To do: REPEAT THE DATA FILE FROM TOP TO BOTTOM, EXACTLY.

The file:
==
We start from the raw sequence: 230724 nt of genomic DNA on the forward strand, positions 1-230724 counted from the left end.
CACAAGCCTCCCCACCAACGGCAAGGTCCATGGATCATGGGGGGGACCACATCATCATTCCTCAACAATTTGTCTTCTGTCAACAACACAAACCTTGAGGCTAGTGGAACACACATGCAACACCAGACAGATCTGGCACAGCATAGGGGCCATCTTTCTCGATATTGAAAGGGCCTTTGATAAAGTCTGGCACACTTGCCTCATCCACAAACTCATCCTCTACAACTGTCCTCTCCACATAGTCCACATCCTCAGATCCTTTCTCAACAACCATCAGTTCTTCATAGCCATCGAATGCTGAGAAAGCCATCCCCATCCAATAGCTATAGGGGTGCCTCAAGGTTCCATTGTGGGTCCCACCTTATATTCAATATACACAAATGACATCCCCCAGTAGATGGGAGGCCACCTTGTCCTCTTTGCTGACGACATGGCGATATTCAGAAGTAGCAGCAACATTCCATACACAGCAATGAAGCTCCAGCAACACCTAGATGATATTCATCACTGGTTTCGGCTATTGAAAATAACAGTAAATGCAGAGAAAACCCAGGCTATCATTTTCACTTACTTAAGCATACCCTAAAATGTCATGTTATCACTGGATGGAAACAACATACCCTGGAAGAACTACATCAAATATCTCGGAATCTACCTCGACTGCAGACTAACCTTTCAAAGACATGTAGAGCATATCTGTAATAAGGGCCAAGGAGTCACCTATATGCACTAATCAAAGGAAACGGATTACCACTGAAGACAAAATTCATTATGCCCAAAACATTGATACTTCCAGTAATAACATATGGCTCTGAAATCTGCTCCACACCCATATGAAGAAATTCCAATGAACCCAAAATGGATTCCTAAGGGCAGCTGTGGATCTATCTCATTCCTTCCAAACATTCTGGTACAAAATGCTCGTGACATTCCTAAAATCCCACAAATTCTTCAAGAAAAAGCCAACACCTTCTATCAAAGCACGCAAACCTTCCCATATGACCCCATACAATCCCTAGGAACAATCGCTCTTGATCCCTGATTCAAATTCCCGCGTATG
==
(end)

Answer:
We start from the raw sequence: 230724 nt of genomic DNA on the forward strand, positions 1-230724 counted from the left end.
CACAAGCCTCCCCACCAACGGCAAGGTCCATGGATCATGGGGGGGACCACATCATCATTCCTCAACAATTTGTCTTCTGTCAACAACACAAACCTTGAGGCTAGTGGAACACACATGCAACACCAGACAGATCTGGCACAGCATAGGGGCCATCTTTCTCGATATTGAAAGGGCCTTTGATAAAGTCTGGCACACTTGCCTCATCCACAAACTCATCCTCTACAACTGTCCTCTCCACATAGTCCACATCCTCAGATCCTTTCTCAACAACCATCAGTTCTTCATAGCCATCGAATGCTGAGAAAGCCATCCCCATCCAATAGCTATAGGGGTGCCTCAAGGTTCCATTGTGGGTCCCACCTTATATTCAATATACACAAATGACATCCCCCAGTAGATGGGAGGCCACCTTGTCCTCTTTGCTGACGACATGGCGATATTCAGAAGTAGCAGCAACATTCCATACACAGCAATGAAGCTCCAGCAACACCTAGATGATATTCATCACTGGTTTCGGCTATTGAAAATAACAGTAAATGCAGAGAAAACCCAGGCTATCATTTTCACTTACTTAAGCATACCCTAAAATGTCATGTTATCACTGGATGGAAACAACATACCCTGGAAGAACTACATCAAATATCTCGGAATCTACCTCGACTGCAGACTAACCTTTCAAAGACATGTAGAGCATATCTGTAATAAGGGCCAAGGAGTCACCTATATGCACTAATCAAAGGAAACGGATTACCACTGAAGACAAAATTCATTATGCCCAAAACATTGATACTTCCAGTAATAACATATGGCTCTGAAATCTGCTCCACACCCATATGAAGAAATTCCAATGAACCCAAAATGGATTCCTAAGGGCAGCTGTGGATCTATCTCATTCCTTCCAAACATTCTGGTACAAAATGCTCGTGACATTCCTAAAATCCCACAAATTCTTCAAGAAAAAGCCAACACCTTCTATCAAAGCACGCAAACCTTCCCATATGACCCCATACAATCCCTAGGAACAATCGCTCTTGATCCCTGATTCAAATTCCCGCGTATG